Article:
Striking Luton airport workers who assist disabled passengers were joined on the picket line yesterday (July 17) by Labour’s shadow minister for disabled people Marsha de Cordova.
Cordova, who is registered blind, went to support Unite members who began 48 hours of strike action on Tuesday against their employer Clece Care Services over exploitative working conditions.
The vast majority of staff helping passengers are employed on zero hour contracts and paid minimum wage, meaning they are on some of the worst terms and conditions in the UK.
Clece Care Services is a giant service provider which employs 70,000 workers. It has a series of major contracts in Spain but is also expanding into the UK and Portugal.
Last year the company raked in €76m, while Luton airport announced profits of £39.7m and carried almost 16 million passengers.
Cordova (pictured below), who is the MP for Battersea, said, “(I was) proud to join workers at Luton Airport this morning, who are striking against poverty pay and zero hour contracts.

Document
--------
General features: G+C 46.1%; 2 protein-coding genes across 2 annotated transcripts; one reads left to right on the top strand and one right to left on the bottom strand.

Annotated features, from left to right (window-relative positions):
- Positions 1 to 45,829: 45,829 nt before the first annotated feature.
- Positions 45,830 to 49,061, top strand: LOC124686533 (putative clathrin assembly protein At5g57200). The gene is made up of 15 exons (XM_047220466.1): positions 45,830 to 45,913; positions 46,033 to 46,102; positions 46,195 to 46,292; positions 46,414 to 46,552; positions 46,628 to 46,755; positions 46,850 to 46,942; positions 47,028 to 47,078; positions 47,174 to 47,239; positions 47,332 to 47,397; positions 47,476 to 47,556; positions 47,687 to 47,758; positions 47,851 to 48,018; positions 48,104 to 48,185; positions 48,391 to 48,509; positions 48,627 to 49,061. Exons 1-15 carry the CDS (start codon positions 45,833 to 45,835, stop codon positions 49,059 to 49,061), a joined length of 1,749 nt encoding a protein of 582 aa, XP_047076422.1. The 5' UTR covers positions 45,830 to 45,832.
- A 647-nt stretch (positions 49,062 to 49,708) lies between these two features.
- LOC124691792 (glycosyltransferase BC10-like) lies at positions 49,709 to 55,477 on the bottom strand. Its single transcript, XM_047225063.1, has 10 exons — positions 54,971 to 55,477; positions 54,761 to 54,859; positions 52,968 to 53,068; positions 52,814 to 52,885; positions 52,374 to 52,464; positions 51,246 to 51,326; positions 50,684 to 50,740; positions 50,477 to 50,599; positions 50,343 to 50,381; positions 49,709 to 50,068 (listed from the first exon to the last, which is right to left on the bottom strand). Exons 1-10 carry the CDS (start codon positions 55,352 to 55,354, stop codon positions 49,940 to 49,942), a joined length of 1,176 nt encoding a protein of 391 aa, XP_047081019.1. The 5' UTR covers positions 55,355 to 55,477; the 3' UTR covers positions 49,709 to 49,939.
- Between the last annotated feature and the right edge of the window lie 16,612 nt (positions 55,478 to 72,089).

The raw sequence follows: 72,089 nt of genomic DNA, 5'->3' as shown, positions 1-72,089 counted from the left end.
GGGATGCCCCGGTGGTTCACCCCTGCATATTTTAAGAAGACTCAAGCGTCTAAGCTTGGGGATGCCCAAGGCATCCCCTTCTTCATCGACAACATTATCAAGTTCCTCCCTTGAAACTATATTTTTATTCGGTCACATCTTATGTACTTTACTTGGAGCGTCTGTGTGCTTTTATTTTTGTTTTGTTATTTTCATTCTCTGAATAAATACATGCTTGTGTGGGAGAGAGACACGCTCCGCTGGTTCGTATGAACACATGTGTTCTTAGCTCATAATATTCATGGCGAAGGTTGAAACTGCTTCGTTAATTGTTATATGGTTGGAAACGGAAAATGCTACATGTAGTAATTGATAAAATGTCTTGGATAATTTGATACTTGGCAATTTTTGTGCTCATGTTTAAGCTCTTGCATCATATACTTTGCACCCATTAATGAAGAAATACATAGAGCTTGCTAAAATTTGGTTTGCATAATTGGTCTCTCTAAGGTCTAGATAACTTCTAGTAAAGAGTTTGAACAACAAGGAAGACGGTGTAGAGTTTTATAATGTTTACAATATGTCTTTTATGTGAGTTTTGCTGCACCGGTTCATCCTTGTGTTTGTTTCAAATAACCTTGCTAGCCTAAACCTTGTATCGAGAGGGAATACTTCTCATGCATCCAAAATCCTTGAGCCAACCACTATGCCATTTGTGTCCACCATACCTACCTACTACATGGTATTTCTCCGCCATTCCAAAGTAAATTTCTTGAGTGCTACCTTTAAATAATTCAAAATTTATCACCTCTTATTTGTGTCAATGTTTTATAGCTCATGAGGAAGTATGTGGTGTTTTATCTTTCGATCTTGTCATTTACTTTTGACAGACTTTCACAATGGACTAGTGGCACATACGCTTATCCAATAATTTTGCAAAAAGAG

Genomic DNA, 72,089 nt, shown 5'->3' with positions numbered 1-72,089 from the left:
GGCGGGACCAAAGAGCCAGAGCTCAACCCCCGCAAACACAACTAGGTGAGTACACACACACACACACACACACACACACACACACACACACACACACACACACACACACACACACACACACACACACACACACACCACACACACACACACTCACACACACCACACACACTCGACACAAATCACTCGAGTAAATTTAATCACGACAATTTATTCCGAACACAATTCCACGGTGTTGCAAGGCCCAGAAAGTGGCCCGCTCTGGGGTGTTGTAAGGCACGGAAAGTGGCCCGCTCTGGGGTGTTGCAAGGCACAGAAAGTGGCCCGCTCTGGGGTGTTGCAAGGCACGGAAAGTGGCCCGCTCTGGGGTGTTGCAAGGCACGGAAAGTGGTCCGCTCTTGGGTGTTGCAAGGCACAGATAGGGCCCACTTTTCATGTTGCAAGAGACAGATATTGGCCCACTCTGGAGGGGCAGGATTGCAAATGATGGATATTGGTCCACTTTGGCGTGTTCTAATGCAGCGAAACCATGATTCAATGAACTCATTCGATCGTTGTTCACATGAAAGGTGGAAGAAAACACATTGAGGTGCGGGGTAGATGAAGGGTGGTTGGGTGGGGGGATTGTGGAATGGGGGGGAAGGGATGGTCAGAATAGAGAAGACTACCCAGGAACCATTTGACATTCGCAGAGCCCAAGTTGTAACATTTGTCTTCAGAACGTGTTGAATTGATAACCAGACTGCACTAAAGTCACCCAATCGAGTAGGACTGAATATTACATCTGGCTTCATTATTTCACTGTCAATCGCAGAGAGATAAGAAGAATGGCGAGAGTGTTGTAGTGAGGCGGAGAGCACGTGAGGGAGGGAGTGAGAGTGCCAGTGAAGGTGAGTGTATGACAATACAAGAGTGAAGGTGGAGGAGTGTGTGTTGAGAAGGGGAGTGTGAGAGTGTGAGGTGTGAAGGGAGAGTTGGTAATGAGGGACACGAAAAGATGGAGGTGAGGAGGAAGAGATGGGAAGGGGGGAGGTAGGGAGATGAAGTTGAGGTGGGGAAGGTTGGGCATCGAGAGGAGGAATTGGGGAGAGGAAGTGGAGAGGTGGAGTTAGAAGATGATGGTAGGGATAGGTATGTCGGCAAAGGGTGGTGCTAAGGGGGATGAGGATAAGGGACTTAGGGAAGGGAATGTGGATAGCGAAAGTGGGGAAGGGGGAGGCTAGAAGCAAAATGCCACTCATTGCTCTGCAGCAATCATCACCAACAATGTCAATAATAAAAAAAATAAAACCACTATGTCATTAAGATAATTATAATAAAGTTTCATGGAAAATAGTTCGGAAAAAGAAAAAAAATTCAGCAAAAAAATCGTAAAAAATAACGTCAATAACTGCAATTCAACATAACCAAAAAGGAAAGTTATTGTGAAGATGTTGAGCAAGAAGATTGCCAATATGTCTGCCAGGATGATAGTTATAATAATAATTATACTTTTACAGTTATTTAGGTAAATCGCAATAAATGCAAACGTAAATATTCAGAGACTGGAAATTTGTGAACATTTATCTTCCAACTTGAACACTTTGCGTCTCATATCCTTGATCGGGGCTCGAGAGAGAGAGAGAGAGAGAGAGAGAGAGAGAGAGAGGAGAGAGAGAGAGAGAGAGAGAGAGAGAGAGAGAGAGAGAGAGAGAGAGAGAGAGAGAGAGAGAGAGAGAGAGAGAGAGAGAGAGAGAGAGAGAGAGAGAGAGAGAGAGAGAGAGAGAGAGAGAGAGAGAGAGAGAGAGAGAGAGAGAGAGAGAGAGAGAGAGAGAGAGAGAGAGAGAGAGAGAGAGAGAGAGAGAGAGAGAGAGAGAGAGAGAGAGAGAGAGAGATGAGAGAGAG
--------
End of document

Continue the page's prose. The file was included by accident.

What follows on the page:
“By fighting for their rights, they are fighting for the rights of all working people. Solidarity!”
Unite regional officer Jeff Hodge said Clece can afford to pay the real living wage and provide permanent contracts, as workers are demanding.
He said, “The blame for this dispute lies squarely with Clece Care Services and Luton Airport. Clece is a giant service provider – it can afford to lift these workers out of poverty pay.
“The workforce takes great pride in providing services to disabled passengers, despite being on a toxic combination of zero hours and the minimum wage. They are in a ‘David & Goliath’ battle, taking a brave stand against exploitation.”
Last week, the Civil Aviation Authority (CAA) rated Luton airport “good” for the services provided for disabled passengers.
However, Unite said the report failed to take into consideration the welfare of workers who are responsible for ensuring the services are delivered to a high standard.
Hodge added, “The workers’ demands are reasonable, particularly in the light of the CAA report, which highlights just how important their jobs are. Clece and Luton should agree to treat these workers with dignity and pay them fairly.”